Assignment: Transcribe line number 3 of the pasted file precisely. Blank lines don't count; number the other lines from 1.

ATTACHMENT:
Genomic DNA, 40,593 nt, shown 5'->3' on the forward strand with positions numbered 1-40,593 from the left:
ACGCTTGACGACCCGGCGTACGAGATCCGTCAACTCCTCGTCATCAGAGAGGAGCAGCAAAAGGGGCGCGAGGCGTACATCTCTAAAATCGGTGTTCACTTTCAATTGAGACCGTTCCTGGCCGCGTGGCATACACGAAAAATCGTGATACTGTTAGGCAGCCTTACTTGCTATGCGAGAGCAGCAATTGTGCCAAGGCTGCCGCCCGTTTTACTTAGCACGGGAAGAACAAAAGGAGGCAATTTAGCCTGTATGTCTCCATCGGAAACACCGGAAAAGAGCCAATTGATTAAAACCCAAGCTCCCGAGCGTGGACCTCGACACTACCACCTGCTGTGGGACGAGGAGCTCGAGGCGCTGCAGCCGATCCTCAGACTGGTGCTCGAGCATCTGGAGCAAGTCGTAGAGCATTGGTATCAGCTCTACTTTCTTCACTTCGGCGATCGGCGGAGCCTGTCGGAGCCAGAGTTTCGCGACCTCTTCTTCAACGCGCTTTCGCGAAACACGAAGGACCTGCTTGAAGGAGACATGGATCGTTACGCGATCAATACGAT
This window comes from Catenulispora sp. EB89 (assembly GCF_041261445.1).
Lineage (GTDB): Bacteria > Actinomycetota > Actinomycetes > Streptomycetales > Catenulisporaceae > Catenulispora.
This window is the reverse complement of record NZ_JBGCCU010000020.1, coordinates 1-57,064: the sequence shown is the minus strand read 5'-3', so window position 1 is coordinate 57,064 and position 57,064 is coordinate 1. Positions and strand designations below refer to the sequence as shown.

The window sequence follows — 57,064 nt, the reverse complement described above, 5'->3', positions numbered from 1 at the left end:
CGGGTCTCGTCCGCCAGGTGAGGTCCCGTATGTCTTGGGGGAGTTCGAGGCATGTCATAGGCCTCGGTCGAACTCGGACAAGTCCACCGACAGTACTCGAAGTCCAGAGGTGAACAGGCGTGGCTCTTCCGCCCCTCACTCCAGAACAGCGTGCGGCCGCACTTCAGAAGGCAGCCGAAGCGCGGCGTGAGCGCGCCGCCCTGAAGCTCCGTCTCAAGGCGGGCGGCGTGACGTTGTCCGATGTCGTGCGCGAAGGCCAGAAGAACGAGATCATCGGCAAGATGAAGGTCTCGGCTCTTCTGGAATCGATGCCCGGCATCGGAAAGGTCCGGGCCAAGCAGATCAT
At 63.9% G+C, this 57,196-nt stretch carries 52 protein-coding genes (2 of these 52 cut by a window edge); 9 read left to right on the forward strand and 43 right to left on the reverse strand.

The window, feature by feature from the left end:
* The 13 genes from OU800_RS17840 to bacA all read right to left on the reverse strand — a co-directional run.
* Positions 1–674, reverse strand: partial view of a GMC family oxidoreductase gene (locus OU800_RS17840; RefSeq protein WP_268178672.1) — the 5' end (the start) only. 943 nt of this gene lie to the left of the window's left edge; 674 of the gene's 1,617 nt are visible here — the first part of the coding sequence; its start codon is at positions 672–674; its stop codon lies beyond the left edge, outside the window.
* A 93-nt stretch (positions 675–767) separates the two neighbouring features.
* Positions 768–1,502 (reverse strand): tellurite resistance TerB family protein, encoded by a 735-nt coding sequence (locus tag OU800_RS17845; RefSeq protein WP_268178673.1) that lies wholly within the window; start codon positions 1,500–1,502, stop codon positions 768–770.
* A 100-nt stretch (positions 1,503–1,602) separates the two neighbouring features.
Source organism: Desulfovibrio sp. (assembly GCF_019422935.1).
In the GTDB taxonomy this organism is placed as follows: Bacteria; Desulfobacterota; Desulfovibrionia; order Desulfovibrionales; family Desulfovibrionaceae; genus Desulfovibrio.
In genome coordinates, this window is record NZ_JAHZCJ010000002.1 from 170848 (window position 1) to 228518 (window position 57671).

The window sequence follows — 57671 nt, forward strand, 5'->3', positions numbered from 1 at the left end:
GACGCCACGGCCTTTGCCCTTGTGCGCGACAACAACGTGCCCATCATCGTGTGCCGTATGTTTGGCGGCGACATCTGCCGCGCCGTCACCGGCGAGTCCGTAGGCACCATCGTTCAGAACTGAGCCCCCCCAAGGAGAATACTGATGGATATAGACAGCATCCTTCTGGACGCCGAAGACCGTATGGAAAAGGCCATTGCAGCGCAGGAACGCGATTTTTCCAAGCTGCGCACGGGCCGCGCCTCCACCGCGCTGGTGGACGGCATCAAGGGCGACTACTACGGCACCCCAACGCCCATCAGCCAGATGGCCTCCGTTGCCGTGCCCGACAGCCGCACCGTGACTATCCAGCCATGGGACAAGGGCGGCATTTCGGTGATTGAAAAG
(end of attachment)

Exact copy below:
This window comes from Catenulispora sp. EB89 (assembly GCF_041261445.1).